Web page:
The culture of Jamaica often disallows for young men to be expressive in a safe, non-judgmental space where they can address the traumas they’ve faced. These everyday guys may bury their trauma so deep that symptoms such as panic attack, pain disorders phobias, and addictions seem to come out of nowhere according to menscenter.org. This customary domineering macho practice is not always in the best interest of men. As such, some young men in Jamaica and its surrounding areas seem more prone to withhold from attending therapy to assist them with issues relating to trauma and other mental health issues.
What will be the outcome when these concealed emotions finally manifest?
To investigate the matter four women from different parishes in Jamaica created ‘His(Tory): Normalize Therapy for Young Men’, a digital communication campaign. Abigail Gordon; an online English tutor, Kriss-Ann Haughton; a recent graduate of the University of Technology Jamaica who is a mental health enthusiast, Kay-Ann Ford; an administrative assistant who is passionate about mental health, and Sashoi Nichols; a current student at The University of the West Indies who is a mental health workshop & seminar coordinator initiated this campaign in March 2021.
Trauma affects individuals in different ways and each person deals with the situation differently. For instance, when some women will find a friend or seek therapy to help them recover from traumatic experiences or mental health problems; men on the other hand tend to shy away from seeking help, rather choosing to express themselves through anger, violence, or substance abuse.
This campaign seeks to promote normalizing the concept of resolving traumas in Jamaican young men between the ages 18-25 years. It further speaks to remove the stigma attached to young men seeking out therapy as an option to help them bounce back from a traumatic experience.
It is our aim to dismantle the myth that purports weakness in a man’s attempt to seek therapy and further foster healthy relationships with themselves and with whom they interact.
To gain more insight on how trauma affects young men, I spoke with Mrs. Venisa Clarke-Lee who is a Sociologist and Human Services professional for a little over 5 years. She shed some light on this problem area.
Since men conceal their feelings, what are some signs to look for?
Mrs. Clarke-Lee stated that some signs to look for in men suffering from trauma are:
- Withdrawals (from substance abuse)
She stated that what she finds most effective over the years is getting these young men involved in activities such as sports, exercise, volunteering in the community, etc and surrounding themselves with individuals who will guide, monitor, and mentor them. Thus, helping them to begin the healing process. She says that these young men especially those from single-parent households want to have a sense of belonging, so being involved in structured activities especially in their community is a huge plus for them in developing positive habits which in turn, will help them heal from the trauma they suffered.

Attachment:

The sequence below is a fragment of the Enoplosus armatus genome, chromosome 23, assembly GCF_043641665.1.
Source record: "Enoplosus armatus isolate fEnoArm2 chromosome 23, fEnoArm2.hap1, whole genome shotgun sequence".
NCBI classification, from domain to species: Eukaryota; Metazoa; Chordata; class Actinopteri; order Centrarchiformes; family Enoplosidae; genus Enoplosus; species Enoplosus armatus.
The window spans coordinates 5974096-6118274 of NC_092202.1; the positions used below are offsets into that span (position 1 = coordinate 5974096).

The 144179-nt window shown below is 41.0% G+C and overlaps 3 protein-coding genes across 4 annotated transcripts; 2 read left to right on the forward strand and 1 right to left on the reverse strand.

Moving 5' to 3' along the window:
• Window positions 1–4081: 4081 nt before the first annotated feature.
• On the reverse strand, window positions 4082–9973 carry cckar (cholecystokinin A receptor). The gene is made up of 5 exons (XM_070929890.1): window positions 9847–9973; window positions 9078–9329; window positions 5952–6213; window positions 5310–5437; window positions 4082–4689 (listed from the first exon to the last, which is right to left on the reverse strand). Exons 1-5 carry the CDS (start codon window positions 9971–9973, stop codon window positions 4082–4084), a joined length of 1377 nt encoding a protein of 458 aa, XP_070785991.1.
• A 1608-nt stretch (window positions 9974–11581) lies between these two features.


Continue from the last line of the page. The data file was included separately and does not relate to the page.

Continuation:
Some other positive habits that Mrs. Clarke-Lee mentioned are:
- Being involved in a debate or a form of sport where they can express themselves and discuss issues as well as learn how to win and lose, the importance of teamwork/sportsmanship. These activities will teach them that conflicts can be resolved and they don’t have to bottle up their feelings.
- Reading is an important part of helping these young men talk about the trauma they face and explore ways they can resolve the issues. Doing this will make them feel like they are contributing in a positive way and they are being heard.
- Journaling-Writing down their feelings was another suggestion made by Sociologist Mrs. Clarke-Lee. Young men can write simple things about their feelings. For example, describing themselves in a few words or what is happening with them. This will help them release some of the tension that they have.
- Setting goals is another positive habit that young men can do to help them recover from trauma and will increase their confidence once some smaller goals are achieved.
Also, she pointed out that healing from trauma involves personal empowerment i.e., to become aware of who you are as an individual. Young men need to do a truthful evaluation of who they are, their weaknesses, and their strengths. Afterward, they need to find ways to strengthen the things they are not good at. Taking responsibility for their life will help improve self-esteem and help them recover from the trauma they faced.
Mrs. Clarke-Lee mentioned that humans are thinking, feeling and acting beings. As such, it can be argued that action begins in the mind. For example, some questions to ask oneself who am I at my best? what is my ideal job? What do I want to do?
She states that young men are built differently from young women. They have lots of testosterone and must have different activities to do to let it out such as football, cricket, basketball, etc. This enables them to travel outside their community and see the world from a different perspective which will inspire them to reflect on their behaviour and will motivate them to make changes. Then, maybe in the future, they will visit that country again because of the positive effect it had on them when they first visited.
Having a mentor also plays a major role in dealing with trauma. A mentor can see the individual in a way that the individual wouldn’t see himself/herself and will get them to eventually see they are actually worth something and have a sense of belonging in society.
Men, if you have experienced trauma, you are not alone; no man is an island. Seeking help is the courageous first step to help you bounce back. So, please take that step and begin your healing journey.